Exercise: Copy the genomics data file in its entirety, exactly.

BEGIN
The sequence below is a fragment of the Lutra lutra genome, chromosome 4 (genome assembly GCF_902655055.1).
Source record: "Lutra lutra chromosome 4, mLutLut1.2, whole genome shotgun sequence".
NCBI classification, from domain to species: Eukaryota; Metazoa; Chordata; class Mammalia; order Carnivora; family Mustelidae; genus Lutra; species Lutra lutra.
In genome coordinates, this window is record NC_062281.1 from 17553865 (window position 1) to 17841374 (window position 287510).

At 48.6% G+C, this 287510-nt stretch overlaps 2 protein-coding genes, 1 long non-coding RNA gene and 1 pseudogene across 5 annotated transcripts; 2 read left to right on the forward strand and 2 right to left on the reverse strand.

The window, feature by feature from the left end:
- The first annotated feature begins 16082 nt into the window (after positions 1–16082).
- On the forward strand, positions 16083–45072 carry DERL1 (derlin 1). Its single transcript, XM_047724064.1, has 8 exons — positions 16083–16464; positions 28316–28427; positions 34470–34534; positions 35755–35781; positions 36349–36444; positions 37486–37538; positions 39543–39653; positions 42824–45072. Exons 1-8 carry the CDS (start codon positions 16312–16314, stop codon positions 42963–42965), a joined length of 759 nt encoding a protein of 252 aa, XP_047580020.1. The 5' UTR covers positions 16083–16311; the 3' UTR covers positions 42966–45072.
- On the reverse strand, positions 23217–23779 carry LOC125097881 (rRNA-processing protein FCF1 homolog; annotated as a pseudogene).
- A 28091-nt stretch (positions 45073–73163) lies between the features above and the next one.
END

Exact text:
The sequence below is a fragment of the Lutra lutra genome, chromosome 4 (genome assembly GCF_902655055.1).
Source record: "Lutra lutra chromosome 4, mLutLut1.2, whole genome shotgun sequence".
NCBI classification, from domain to species: Eukaryota; Metazoa; Chordata; class Mammalia; order Carnivora; family Mustelidae; genus Lutra; species Lutra lutra.
In genome coordinates, this window is record NC_062281.1 from 17553865 (window position 1) to 17841374 (window position 287510).

At 48.6% G+C, this 287510-nt stretch overlaps 2 protein-coding genes, 1 long non-coding RNA gene and 1 pseudogene across 5 annotated transcripts; 2 read left to right on the forward strand and 2 right to left on the reverse strand.

The window, feature by feature from the left end:
- The first annotated feature begins 16082 nt into the window (after positions 1–16082).
- On the forward strand, positions 16083–45072 carry DERL1 (derlin 1). Its single transcript, XM_047724064.1, has 8 exons — positions 16083–16464; positions 28316–28427; positions 34470–34534; positions 35755–35781; positions 36349–36444; positions 37486–37538; positions 39543–39653; positions 42824–45072. Exons 1-8 carry the CDS (start codon positions 16312–16314, stop codon positions 42963–42965), a joined length of 759 nt encoding a protein of 252 aa, XP_047580020.1. The 5' UTR covers positions 16083–16311; the 3' UTR covers positions 42966–45072.
- On the reverse strand, positions 23217–23779 carry LOC125097881 (rRNA-processing protein FCF1 homolog; annotated as a pseudogene).
- A 28091-nt stretch (positions 45073–73163) lies between the features above and the next one.